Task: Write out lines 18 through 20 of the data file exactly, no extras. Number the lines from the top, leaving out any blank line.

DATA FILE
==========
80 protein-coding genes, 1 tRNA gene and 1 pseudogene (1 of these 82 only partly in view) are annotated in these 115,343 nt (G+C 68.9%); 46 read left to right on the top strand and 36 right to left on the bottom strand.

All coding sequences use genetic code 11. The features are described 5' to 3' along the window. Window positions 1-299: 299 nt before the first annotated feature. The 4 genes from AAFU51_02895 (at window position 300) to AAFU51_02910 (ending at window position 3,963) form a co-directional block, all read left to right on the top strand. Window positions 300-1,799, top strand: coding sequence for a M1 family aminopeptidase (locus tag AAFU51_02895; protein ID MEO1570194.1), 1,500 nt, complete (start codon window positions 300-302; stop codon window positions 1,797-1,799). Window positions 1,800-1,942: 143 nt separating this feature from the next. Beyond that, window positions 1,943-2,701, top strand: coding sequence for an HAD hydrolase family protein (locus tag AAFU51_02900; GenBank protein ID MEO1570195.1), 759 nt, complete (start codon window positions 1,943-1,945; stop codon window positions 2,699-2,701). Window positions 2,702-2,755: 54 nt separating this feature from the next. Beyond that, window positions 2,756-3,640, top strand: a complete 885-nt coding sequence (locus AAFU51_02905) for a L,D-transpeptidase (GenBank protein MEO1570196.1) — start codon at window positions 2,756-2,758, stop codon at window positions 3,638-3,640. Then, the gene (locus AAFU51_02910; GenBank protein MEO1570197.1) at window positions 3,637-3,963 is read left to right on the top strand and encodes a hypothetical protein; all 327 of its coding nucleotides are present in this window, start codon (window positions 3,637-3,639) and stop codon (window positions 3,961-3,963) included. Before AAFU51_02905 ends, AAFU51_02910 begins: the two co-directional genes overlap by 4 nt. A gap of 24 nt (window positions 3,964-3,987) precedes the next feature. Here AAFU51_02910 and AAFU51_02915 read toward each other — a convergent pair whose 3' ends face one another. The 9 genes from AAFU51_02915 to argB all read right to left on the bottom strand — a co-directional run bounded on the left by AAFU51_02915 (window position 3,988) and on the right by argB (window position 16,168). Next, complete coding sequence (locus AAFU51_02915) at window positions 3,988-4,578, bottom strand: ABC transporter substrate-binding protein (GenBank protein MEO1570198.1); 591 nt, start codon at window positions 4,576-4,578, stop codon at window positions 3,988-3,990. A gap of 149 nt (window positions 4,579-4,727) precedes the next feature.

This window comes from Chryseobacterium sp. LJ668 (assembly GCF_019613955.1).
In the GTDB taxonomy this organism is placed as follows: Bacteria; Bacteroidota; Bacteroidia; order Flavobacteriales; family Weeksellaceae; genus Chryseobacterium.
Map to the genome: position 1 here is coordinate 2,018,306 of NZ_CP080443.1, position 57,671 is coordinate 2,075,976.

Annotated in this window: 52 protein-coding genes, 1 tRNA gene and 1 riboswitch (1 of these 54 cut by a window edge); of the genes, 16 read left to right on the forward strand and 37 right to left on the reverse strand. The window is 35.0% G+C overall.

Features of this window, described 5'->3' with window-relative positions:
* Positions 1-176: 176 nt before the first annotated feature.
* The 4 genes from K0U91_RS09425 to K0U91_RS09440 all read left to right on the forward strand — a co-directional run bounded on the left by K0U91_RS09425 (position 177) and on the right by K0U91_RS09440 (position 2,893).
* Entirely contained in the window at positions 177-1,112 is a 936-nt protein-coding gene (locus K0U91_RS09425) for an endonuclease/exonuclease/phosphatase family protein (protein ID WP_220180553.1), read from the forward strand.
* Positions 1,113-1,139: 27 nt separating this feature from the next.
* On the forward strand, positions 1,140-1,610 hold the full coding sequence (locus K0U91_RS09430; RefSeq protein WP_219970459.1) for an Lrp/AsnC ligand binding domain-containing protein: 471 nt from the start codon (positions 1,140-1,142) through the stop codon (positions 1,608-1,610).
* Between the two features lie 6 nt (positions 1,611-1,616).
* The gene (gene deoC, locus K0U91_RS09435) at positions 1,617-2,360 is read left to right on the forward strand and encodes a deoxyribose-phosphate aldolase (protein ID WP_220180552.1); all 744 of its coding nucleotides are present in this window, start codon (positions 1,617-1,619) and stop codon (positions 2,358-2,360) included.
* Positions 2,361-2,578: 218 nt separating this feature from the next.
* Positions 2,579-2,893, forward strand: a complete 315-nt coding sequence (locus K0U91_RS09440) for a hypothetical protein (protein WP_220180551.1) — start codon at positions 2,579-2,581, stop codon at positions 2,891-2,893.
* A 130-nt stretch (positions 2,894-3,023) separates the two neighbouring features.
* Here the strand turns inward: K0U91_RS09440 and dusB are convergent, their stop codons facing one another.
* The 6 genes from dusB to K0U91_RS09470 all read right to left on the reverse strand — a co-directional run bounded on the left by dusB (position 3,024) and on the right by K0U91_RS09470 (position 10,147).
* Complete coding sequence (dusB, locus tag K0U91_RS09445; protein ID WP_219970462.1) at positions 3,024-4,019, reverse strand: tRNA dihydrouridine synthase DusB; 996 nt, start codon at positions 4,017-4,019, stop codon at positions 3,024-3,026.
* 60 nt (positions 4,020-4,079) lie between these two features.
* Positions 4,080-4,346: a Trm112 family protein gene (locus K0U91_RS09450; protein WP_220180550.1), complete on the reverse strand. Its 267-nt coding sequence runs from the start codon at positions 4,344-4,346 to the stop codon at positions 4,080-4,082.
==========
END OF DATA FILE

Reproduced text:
* Here the strand turns inward: K0U91_RS09440 and dusB are convergent, their stop codons facing one another.
* The 6 genes from dusB to K0U91_RS09470 all read right to left on the reverse strand — a co-directional run bounded on the left by dusB (position 3,024) and on the right by K0U91_RS09470 (position 10,147).
* Complete coding sequence (dusB, locus tag K0U91_RS09445; protein ID WP_219970462.1) at positions 3,024-4,019, reverse strand: tRNA dihydrouridine synthase DusB; 996 nt, start codon at positions 4,017-4,019, stop codon at positions 3,024-3,026.